Just over a year ago, we spent our first night in Delhi in my company’s guest apartment at Hamilton Court, twenty-three stories above Gurgaon’s potholed streets. Of the three available bedrooms, our company allocated the biggest to Jenny and I. In an absurdly huge apartment, it was a comically big room, larger than our entire apartment back in Brooklyn.
But there was something wrong with it.
Exhausted from our flight, we’d gone to bed around eight o’clock. Some time before midnight, I shook Jenny awake in panic. “That smell! Do you smell it?!? I think there’s some sort of gas leak!” We were the first people ever to sleep in this brand-new bedroom, and I had visions of our Delhi struggle ending before it began, with the apartment’s live-in servant finding us choked to death from carbon monoxide leaking through the bedroom walls from some poorly-fitted exhaust pipe. What else could explain the thick, enveloping smell of rot and death that had woken me even in my exhausted state?
“We have to leave this room. There’s something wrong with it!” I forced Jenny up and out and into the smallest bedroom with the smallest window, where the stench was not quite as miserable. And that is where the live-in servant was surprised to find us the next morning — Jenny grumpy, but both of us alive.
As it turns out, there was nothing wrong with the bedroom. That egg-scented decay is merely what nights in Delhi smell like in the winter.
It comes on every year at this time, ushered in by Diwali fireworks that create a haze of smoke so thick that it choked to death all those disgusting little flies that plagued us throughout October. It’s the stench of coal-fired power plants, of the brick kilns that almost outnumber cows on the rural roads of Uttar Pradesh, of the dead leaves and plastic chai cups that tent-dwellers and security guards burn to keep warm, and of the hundreds of thousands of cars, trucks, and motorcycles that haven’t yet been converted to run on natural gas. It’s why I’m sick, why Jenny’s sick, and why my poor mom, here in India on holiday, has a voice like a choking victim.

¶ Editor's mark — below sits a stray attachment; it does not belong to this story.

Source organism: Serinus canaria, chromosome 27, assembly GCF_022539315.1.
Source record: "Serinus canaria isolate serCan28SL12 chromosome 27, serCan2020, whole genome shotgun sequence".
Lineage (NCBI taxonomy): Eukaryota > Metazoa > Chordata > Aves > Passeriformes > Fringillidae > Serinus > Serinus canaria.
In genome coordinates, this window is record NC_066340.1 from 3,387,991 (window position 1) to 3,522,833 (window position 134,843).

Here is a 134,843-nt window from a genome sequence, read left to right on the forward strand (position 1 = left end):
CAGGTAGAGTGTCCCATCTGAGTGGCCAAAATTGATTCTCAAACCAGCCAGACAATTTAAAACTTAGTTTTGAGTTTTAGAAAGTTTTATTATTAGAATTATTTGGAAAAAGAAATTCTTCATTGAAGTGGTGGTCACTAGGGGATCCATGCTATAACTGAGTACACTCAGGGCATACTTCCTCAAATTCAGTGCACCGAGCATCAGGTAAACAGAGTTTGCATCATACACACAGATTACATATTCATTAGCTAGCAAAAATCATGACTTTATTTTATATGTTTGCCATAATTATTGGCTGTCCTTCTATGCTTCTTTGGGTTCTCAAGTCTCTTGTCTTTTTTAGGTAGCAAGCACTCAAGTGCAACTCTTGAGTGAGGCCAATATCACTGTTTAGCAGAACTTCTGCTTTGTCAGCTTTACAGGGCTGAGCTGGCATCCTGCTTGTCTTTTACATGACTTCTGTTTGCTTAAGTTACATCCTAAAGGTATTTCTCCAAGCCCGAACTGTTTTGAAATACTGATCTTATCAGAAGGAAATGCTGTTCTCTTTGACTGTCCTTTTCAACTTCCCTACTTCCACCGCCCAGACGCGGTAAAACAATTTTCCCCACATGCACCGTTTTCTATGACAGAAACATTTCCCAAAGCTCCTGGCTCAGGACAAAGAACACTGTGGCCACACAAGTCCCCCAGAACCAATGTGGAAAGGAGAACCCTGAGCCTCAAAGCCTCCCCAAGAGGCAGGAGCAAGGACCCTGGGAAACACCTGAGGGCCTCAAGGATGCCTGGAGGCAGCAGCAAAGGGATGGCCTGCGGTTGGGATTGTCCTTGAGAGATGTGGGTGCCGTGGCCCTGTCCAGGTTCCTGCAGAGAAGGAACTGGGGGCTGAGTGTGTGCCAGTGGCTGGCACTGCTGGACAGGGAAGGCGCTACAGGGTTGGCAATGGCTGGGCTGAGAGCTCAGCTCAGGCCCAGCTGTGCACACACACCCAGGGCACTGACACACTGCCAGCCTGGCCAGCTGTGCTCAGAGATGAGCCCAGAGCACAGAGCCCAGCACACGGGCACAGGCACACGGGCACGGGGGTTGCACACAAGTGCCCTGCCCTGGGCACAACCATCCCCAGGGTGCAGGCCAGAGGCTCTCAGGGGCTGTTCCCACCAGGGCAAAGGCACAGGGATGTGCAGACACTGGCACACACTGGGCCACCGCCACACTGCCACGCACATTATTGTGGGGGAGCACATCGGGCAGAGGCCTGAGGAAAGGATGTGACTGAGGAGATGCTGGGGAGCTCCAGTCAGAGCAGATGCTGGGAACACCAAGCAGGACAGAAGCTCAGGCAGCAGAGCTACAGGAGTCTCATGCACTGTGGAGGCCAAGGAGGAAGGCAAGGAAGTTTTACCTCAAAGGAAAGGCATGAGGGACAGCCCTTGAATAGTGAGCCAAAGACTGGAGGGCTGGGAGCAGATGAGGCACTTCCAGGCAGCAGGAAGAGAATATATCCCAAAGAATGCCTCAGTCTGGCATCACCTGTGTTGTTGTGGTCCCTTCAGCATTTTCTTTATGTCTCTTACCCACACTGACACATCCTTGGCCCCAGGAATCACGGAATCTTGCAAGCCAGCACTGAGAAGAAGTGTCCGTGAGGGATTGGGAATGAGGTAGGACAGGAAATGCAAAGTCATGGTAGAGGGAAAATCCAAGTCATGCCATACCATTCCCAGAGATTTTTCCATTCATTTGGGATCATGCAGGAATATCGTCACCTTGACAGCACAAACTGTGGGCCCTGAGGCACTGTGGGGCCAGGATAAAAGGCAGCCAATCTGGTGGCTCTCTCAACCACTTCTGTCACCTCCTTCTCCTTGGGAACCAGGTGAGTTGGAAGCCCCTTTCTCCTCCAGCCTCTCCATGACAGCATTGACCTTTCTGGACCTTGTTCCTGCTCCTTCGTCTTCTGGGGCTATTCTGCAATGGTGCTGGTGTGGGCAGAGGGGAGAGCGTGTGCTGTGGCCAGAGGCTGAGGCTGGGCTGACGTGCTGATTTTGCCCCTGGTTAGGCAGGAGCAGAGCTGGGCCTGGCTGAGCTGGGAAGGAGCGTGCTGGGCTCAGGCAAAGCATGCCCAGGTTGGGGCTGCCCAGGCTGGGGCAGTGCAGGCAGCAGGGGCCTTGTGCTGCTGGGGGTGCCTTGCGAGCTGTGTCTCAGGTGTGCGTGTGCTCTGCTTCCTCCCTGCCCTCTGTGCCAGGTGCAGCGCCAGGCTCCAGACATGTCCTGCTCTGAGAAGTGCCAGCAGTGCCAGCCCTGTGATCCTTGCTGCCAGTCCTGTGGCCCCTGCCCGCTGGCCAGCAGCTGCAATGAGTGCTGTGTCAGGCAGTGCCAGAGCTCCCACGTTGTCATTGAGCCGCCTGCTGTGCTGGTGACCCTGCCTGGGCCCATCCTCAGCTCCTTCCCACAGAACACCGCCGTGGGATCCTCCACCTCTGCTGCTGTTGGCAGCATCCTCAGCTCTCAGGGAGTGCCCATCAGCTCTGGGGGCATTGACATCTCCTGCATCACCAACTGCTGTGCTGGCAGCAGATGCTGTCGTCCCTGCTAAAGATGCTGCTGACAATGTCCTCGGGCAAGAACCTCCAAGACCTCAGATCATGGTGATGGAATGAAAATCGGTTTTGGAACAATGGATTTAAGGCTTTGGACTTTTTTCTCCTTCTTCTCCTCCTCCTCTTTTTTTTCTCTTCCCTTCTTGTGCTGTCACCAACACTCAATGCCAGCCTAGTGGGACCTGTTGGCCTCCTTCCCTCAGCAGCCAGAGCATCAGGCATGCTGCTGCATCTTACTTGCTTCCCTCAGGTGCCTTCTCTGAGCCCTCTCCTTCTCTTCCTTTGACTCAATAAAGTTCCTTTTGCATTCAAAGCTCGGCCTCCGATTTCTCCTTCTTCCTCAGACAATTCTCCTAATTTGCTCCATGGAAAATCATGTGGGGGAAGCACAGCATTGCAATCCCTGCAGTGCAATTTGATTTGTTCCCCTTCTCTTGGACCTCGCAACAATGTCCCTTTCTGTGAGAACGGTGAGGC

The stench only attacks at night. Daytime is a respite; and as dusk comes, you begin to hope that maybe the weather has finally shifted and the smell has moved on to Haryana. But then the sun sets and the stench rises, permeating every corner of the city like those disgusting little flies; but unlike those disgusting little flies, the odor doesn’t die when you swat at it.
For a while, Delhi was winning the war on winter smog. In 2001, it forced buses, taxis, and auto rickshaws to run on clean-burning compressed natural gas. But the number of new vehicles added have completely offset those gains. Now even the UN is worried about us.
We’re fortunate in that we can escape the stench in our bedroom — which, with its small window, doesn’t circulate much air with the outside. But you step into the living room and it hits you. Did someone open a box of decomposing sewer rat hair? No, that’s just what Delhi smells like this time of year.